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I am creating a small data-driven desktop application using .NET 5 with WPF, ReactiveUI, Dynamic Data, and EF Core 5. The app uses a local SQLite database to store all persisted state, and relies heavily on dependency injection.

I would like to share state across my app by exposing observables of my EF entities in singleton services, so that when one part of the UI mutates state in the database, the other parts of the UI are notified of changes.

This pattern is really easy to implement if my DbContext is a singleton as well, since all of my entity objects will be shared across the application, change tracking will be automatic, and each singleton service can simply inject the DbContext and use it.

I have read in several places that it isn't recommended to have a a long-living DbContext, even in desktop applications. One article recommended one DbContext per window/dialog.

Without any details on why it's bad practice to have a singleton DbContext in a small desktop app with a local embedded database (other than "it wasn't designed to be used that way"), this just seems like unnecessary complexity. By constantly disposing of the DbContext and creating a new one from scratch, we are creating this disconnect between in memory state and EF's tracked entity state. The short lived DbContext works great in web apps since the request scope is there by default, but desktop apps don't work that way.

I'm perfectly fine with implementing a pattern that limits the scope of the DbContext if it's necessary, but it's unclear how to accomplish this while still keeping app state in sync across the app. I don't want to create a new DbContext for every single operation, but since my view models inject singleton services and don't interact with the DbContext directly, I can't exactly have one DbContext per window.

Could someone please explain in some detail an architecture pattern that would allow for the optimal use of the DbContext while also allowing view models to share state by subscribing to singleton services? Or at least point me to some examples/resources that give actual examples of how to implement this?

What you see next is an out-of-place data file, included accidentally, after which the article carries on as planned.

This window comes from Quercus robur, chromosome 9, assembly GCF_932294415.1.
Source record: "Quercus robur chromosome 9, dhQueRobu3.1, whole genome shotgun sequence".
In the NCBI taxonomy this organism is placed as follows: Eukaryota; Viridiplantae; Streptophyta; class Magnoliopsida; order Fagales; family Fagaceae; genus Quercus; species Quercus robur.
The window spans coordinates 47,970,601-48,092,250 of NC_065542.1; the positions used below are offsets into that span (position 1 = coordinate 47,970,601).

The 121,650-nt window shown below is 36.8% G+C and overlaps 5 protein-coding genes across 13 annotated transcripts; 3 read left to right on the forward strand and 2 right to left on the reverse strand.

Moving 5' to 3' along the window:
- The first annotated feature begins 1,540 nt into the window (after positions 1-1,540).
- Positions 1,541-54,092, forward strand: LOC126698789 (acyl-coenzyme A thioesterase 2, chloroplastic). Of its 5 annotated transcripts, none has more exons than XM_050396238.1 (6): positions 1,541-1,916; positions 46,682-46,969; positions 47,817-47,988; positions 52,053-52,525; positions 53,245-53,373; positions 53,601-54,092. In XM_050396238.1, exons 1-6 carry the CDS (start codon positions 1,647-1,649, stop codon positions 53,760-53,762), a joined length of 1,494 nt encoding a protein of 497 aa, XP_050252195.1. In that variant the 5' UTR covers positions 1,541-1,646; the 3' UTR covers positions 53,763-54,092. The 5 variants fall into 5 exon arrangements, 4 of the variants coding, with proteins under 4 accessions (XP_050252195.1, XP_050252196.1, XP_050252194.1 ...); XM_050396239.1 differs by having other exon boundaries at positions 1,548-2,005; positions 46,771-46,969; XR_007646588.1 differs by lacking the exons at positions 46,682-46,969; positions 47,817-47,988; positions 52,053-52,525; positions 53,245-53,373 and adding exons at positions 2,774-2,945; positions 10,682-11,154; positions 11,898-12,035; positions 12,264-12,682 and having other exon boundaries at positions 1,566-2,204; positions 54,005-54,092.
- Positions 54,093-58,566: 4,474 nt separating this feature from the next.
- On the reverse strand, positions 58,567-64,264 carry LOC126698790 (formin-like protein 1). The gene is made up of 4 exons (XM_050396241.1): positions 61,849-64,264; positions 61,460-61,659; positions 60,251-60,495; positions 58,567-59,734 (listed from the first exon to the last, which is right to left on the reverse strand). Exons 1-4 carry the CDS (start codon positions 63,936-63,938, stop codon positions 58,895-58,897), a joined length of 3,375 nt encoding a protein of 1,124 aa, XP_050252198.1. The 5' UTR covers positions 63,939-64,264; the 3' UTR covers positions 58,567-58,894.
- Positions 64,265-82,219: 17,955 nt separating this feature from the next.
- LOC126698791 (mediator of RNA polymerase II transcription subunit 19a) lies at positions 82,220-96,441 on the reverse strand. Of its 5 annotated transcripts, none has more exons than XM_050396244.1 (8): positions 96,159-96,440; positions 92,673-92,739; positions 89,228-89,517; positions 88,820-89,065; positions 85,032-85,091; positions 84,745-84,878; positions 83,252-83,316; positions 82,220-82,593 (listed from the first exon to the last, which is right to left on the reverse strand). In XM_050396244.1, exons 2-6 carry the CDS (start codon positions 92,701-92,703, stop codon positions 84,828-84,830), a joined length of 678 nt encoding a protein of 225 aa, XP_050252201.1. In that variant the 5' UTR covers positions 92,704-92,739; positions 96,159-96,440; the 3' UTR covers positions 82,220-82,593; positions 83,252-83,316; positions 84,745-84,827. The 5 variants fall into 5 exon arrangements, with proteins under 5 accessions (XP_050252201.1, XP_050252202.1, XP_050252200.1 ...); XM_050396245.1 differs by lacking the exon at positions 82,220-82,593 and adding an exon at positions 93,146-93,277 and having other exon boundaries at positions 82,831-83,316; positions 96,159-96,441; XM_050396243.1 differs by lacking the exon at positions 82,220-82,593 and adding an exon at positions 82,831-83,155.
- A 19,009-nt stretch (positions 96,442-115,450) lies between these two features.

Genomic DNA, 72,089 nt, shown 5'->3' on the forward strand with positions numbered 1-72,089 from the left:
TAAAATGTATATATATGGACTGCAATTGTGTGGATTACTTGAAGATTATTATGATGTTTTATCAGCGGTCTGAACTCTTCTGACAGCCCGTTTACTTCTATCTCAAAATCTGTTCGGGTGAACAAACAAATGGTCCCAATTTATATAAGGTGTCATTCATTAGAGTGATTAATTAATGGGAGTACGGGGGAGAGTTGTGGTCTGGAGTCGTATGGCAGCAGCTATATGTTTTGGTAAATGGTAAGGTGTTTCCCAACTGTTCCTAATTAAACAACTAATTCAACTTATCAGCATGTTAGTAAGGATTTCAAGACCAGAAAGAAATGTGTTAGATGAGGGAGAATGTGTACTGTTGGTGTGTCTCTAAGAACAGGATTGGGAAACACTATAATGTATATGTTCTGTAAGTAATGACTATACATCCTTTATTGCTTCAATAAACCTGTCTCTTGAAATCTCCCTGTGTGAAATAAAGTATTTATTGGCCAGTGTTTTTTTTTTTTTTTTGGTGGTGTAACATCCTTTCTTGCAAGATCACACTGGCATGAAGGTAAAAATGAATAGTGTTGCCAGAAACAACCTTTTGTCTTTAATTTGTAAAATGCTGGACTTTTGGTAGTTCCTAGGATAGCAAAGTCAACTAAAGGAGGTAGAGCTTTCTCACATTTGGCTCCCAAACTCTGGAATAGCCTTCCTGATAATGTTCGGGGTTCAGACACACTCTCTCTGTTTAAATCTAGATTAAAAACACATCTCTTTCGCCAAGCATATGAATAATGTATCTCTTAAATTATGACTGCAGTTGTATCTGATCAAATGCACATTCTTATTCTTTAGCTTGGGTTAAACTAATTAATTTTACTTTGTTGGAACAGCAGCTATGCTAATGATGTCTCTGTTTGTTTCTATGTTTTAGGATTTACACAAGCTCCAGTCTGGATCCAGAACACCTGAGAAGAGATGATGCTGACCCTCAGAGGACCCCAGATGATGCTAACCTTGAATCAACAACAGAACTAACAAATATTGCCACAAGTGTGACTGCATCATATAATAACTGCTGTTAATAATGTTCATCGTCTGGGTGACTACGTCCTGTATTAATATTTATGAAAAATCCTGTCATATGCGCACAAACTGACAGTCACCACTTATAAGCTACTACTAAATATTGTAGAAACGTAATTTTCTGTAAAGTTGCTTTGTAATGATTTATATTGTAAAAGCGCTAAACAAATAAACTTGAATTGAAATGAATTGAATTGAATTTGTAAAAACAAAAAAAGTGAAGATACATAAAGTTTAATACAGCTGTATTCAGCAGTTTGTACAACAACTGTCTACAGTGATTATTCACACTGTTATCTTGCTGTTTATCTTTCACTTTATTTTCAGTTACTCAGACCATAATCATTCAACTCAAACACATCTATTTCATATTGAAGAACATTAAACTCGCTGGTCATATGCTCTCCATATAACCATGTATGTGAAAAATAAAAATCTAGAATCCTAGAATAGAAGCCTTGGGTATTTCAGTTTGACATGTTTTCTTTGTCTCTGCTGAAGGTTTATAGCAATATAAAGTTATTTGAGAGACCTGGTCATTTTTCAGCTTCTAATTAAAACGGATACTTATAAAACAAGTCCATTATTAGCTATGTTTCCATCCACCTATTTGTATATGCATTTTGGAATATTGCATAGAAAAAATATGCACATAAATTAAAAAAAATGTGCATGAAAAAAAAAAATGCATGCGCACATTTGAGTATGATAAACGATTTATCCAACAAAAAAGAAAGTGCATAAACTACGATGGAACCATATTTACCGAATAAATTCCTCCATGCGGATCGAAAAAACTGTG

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  • DbContext isn't designed for application state - it's an implementation of the Unit Of Work pattern for CRUD operations to/from your database (so you'd only create it at the moment when you actually need to query or commit a change to the underlying DB). The likely reason your idea may be considered bad practice is that it sounds like you're trying to use DbContext for something that it's not designed for. Think of DbContext as representing a single database transaction and you're getting warmer; or to put it another way, think of DbContext at the same abstraction layer as raw SQL. Dec 4, 2020 at 10:19
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    Again two downvotes for a perfectly on-topic, perfectly justifed question, and no comment why, not even a close-vote. Such uneducated behaviour is IMHO just cringeworthy. Ok, the question could be improved by giving links to the references mentioned in the question, but if that's why you downvoted, you really should have left a comment.
    – Doc Brown
    Dec 4, 2020 at 19:31

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The patterns you may be looking for are probably Object Pool, or "Identity Map" by Fowler, in his classic book "Patterns of Enterprise Application Development". Using DBContext as an Identity Map is indeed not recommended.

The arguments in that former article boil - more or less - down to "though DBContext has indeed some internal Identity Map, it is too simple for most real-world applications". The article gives some examples, like missing transparency, no control over freeing certain objects (except all of them at once), and no option to manage no-entity classes.

That does not mean you could not try to use DBContext as an Identity Map either, and maybe you are lucky and it provides everything what version 1.0 of your application requires. However, with a growing application, sooner or later you will probably need more control over the lifespan of the objects in the pool than DBContext provides, and then you will be screwed.

I guess your best bet is probably to implement an Identity Map on your own. When you google for "Identity Map" together with some other keywords "C#", "implement" or "example", I am sure you will find some starting points.

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  • When you don't dispose a DbContext after a certain write operation, you have no guarantee that the changes are written back to disk I don't follow. There is an explicit "SaveChanges" call that commits the changes to the database while the DbContext stays alive, so why would you need to dispose of the DbContext to ensure changes are saved?
    – wired_in
    Dec 4, 2020 at 17:49
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    @wired_in: ok, after I informed myself a little bit more, I guess my statement above was wrong. Let me fix this.
    – Doc Brown
    Dec 4, 2020 at 19:06

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